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How We Measure Prosperity

As someone who studied economics (both formally and personally), I’ve never liked the way financial analysts, economists, and policymakers rely on GDP growth as an indicator of economic health or social well-being. While the measure may sometimes help to determine a nation’s overall prosperity, it says nothing about whether the average person is thriving.

How much of that GDP growth goes to the lower- or middle-classes for example? How much does corporate profit or financial investment help the typical worker? A nation can be rich, but most of its people could still be poor. I’m not sure what could effectively replace traditional measurements, if any. But I think we need a change in the way we define what is an ideal economic system.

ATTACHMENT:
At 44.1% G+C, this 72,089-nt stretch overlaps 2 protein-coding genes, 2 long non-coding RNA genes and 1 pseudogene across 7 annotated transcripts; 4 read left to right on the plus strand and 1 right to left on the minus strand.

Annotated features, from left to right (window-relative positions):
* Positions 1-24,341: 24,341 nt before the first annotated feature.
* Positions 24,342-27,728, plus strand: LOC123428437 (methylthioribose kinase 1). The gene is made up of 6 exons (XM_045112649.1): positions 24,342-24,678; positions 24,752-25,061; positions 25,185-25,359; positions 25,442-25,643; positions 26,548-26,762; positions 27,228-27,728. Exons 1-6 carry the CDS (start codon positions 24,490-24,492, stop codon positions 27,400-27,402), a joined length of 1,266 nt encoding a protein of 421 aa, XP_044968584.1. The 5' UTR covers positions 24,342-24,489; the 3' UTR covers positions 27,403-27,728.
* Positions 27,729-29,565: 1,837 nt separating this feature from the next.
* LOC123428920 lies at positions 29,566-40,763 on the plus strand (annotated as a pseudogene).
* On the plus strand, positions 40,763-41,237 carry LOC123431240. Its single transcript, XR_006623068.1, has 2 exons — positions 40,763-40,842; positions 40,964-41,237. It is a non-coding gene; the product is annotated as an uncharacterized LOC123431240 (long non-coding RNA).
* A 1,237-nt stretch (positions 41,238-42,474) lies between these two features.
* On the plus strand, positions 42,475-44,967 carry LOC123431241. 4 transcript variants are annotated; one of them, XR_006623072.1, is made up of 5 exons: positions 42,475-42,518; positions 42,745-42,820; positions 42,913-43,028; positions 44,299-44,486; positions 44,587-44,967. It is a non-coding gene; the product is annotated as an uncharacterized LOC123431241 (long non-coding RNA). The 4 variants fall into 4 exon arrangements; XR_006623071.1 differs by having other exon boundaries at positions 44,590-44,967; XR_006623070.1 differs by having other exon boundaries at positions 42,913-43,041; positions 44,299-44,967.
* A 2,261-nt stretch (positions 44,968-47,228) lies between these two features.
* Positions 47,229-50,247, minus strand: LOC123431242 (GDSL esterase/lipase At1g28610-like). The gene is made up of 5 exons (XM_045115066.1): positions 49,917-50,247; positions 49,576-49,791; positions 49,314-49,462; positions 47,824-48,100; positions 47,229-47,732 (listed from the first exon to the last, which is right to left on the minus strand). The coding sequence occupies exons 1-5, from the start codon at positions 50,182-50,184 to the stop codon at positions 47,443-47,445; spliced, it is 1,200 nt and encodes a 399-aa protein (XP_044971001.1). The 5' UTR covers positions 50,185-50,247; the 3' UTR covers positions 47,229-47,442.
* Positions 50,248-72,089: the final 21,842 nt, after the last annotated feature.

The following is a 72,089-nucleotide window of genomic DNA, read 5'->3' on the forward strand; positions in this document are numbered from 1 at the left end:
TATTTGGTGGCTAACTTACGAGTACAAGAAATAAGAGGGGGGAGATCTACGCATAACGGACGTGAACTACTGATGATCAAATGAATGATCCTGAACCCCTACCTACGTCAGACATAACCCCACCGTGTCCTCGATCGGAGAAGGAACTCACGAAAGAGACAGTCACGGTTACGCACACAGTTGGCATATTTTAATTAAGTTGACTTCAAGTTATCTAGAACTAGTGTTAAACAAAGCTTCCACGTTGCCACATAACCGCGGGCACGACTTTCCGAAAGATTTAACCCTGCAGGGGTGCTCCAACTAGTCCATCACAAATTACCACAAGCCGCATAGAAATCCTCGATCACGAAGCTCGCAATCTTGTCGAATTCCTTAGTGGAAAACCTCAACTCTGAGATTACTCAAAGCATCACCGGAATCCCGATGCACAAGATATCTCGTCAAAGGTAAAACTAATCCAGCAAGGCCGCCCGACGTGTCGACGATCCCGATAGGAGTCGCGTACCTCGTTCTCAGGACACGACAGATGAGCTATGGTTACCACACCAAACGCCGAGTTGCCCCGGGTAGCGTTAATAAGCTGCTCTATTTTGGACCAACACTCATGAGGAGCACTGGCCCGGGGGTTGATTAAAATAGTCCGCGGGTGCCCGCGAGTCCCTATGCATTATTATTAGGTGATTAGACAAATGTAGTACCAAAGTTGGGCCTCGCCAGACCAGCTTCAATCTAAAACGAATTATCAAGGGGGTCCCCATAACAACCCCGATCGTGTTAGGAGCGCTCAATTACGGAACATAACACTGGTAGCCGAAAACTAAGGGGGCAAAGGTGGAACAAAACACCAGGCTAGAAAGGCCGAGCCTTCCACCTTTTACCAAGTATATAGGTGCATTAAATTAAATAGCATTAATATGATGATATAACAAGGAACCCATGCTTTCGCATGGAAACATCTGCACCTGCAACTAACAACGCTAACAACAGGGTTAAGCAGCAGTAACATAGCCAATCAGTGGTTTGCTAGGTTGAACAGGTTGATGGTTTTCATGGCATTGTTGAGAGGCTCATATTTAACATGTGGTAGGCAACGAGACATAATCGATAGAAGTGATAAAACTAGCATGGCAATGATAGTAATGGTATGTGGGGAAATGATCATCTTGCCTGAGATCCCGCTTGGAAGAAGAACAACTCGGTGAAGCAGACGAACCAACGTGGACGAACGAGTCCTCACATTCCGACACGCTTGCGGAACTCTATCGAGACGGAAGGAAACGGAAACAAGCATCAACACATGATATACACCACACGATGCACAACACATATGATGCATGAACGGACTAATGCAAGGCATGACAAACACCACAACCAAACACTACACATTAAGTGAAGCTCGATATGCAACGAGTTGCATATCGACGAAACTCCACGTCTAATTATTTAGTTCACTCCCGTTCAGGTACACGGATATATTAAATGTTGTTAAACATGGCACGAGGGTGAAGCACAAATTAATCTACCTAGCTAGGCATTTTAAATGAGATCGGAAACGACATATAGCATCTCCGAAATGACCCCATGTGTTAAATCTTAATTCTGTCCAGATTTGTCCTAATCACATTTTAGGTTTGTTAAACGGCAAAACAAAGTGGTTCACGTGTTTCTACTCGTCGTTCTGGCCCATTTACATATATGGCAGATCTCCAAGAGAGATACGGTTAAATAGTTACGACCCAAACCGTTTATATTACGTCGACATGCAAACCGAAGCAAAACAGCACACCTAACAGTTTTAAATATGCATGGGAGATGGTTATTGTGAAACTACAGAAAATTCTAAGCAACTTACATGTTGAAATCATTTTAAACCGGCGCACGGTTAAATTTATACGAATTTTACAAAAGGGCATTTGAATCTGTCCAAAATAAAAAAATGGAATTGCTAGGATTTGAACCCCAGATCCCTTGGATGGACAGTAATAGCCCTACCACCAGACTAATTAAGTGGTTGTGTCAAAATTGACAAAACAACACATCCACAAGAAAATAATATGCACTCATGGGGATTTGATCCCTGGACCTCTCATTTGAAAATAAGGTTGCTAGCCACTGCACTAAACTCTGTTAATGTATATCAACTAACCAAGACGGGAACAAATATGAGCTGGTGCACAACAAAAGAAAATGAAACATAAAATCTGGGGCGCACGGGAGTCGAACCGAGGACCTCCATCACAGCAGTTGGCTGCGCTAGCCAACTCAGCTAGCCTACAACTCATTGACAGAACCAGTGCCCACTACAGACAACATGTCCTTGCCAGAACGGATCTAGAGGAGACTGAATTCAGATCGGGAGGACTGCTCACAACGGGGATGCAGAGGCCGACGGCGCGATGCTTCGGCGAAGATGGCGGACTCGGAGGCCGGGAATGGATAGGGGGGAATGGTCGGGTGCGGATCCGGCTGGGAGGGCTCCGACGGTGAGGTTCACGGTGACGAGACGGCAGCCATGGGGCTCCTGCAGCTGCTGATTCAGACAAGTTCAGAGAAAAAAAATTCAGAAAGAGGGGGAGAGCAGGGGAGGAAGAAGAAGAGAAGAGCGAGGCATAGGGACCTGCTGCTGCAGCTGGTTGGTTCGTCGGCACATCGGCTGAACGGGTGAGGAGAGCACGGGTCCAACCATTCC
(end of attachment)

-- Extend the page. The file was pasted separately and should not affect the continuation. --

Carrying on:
What good is a fast-growing economy if most people don’t benefit from it? What good is a thriving business environment if those businesses aren’t paying workers livable wages, or providing affordable services and products? What matters in any society are the people that make up said society – this should be common sense, but it’s remarkable how much we inadvertently misconstrue growth in wealth and economics with growth in social prosperity? Again, there is clearly a connection between these things, but it shouldn’t be taken for granted.

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